Do not blame your past for your future!

How do you view experiences in your life? Are they just things that happen to you?
Or do you use it to shape your values? I.e. as some source of awareness and growth?

We all have our own values, beliefs and attitudes which we have developed throughout the course of our lives. Primarily, our environment (e.g. family, friends, community, school, religion etc) and the experiences we have all contribute to our sense of who we are.

So is it really true that we are defined by our experiences? Have you really taken a moment to think about that question?

The attitude we develop over time is not only a reflection of our past exposure and experiences but it is an indication of how we will proceed with our life in the future. In that respect, our past does have an influence on our future. The way we understand ourselves and the resilience we develop comes from the struggles and challenges that we have endured. Life is an ever changing or developing story. Our environment and experiences may change which may inevitably change our values if we allow it to. The values we identify with at one point in our lives may be different at another point. This in itself gives us some richness in our lives without limiting us to one way of being. Thus, do not deprive yourself of a good future because of not so pleasant formative years. In fact let these experiences and exposure shape you.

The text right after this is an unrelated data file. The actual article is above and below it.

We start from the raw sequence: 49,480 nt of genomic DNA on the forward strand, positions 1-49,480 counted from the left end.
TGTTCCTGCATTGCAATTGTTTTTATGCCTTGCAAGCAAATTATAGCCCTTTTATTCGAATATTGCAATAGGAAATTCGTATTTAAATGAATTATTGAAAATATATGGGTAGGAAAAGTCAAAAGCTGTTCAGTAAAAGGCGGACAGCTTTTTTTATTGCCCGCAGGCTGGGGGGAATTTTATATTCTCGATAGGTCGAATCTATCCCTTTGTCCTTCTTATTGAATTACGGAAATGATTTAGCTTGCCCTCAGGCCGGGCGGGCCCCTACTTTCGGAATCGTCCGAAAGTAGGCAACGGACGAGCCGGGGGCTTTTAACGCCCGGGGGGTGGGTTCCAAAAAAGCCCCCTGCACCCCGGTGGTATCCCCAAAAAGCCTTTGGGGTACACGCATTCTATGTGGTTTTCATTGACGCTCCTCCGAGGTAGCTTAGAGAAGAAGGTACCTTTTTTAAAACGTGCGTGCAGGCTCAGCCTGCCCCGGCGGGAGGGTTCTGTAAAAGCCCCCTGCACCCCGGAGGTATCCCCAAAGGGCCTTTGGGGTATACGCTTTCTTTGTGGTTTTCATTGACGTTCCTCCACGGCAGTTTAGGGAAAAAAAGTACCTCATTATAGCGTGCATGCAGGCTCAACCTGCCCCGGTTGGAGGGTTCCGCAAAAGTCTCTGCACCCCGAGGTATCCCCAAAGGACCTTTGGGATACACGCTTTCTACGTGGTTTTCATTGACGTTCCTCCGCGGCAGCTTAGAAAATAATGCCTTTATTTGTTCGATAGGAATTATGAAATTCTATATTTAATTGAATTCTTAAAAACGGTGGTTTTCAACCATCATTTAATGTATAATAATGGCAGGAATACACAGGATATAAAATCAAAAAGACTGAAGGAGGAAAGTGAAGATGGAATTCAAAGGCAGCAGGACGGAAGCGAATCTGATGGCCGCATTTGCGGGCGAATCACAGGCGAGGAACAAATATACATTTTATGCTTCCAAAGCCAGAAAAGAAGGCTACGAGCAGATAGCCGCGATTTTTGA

My Story

For most of my childhood experiences with my mom, I can recall her struggles financially and not having access to basic needs including electricity and running water. My situation changed at some point when I went to live with my dad’s mom who was from a well-to-do household (educated, financial security etc.), although I never felt like I belonged.

As a grown woman, I can recall having a chat with my psychologist and always referred to myself as “that poor girl” though I have not experienced poverty for more than 15 years.

He on the other hand saw me differently and posed the question as to why I always referred to myself as “the poor girl”. The truth is living in poverty and living in a household where I always felt like that poor girl was a defining moment in my life which became part of my identity. Although some may not consciously identify poverty as an identity many of us who experienced it have a shared identity of not having enough, being judged by society and being marginalized. Unfortunately it is difficult to break free from this stereotype that has been created by society and think of ourselves that way even if we are passed it. Although I no longer live in poverty, the way I connect to others is a real and acknowledged part of my existence. That perhaps explains my empathy and enthusiasm towards poverty alleviation projects which I have been involved in.

So back to the question … and the answer is two fold:

  1. I think the words “defines” and “shapes” are interchangeable in that context.
  2. Who you are is not only defined by your experiences but also by the environment which you were exposed to. 
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